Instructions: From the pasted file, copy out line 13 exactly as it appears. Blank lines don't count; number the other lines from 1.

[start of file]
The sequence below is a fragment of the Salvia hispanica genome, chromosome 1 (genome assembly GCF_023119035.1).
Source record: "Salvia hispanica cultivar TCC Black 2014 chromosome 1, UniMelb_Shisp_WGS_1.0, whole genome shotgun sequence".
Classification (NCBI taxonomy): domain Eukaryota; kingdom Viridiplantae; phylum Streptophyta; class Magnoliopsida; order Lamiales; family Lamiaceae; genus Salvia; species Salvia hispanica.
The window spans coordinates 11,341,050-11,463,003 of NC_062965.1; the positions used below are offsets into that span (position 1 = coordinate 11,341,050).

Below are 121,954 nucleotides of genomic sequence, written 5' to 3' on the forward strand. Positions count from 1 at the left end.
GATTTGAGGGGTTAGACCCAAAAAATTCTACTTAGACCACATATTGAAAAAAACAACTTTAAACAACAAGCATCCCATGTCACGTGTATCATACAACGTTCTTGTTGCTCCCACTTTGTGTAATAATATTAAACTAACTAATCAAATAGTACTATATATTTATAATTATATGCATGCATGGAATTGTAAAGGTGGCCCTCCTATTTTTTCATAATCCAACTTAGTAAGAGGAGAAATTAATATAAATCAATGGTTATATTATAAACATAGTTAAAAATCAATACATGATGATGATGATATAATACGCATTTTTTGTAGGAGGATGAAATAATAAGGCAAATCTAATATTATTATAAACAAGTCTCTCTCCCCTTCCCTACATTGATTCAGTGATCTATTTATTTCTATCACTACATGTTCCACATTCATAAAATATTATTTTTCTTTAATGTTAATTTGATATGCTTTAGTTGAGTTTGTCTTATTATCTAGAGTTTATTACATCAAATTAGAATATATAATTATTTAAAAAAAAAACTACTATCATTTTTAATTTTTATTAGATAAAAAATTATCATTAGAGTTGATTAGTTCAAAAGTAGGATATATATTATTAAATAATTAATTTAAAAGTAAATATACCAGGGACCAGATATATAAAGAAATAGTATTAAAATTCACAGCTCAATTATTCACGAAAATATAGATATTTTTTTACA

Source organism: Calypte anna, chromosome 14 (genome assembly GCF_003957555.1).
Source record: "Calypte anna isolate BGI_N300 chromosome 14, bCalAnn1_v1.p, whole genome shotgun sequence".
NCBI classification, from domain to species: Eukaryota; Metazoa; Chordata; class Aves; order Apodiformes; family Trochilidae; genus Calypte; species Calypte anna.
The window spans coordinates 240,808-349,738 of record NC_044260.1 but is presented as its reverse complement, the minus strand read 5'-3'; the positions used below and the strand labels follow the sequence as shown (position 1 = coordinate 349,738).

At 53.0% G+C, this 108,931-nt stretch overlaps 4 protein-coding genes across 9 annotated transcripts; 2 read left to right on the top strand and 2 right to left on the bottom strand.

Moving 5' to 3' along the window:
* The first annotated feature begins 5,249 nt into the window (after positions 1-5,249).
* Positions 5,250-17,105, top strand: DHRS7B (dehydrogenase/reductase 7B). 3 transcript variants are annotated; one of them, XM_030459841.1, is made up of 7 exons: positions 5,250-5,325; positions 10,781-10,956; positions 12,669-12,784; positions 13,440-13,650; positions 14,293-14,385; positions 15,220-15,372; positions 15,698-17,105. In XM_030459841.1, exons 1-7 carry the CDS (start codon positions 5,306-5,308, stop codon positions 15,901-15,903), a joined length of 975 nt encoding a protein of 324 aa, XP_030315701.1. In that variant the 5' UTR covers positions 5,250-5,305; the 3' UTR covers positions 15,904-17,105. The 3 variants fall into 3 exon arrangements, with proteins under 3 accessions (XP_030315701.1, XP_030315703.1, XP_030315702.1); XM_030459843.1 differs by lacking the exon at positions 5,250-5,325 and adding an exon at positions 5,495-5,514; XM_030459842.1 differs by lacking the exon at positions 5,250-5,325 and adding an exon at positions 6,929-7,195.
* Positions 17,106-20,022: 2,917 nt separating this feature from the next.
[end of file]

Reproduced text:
* The first annotated feature begins 5,249 nt into the window (after positions 1-5,249).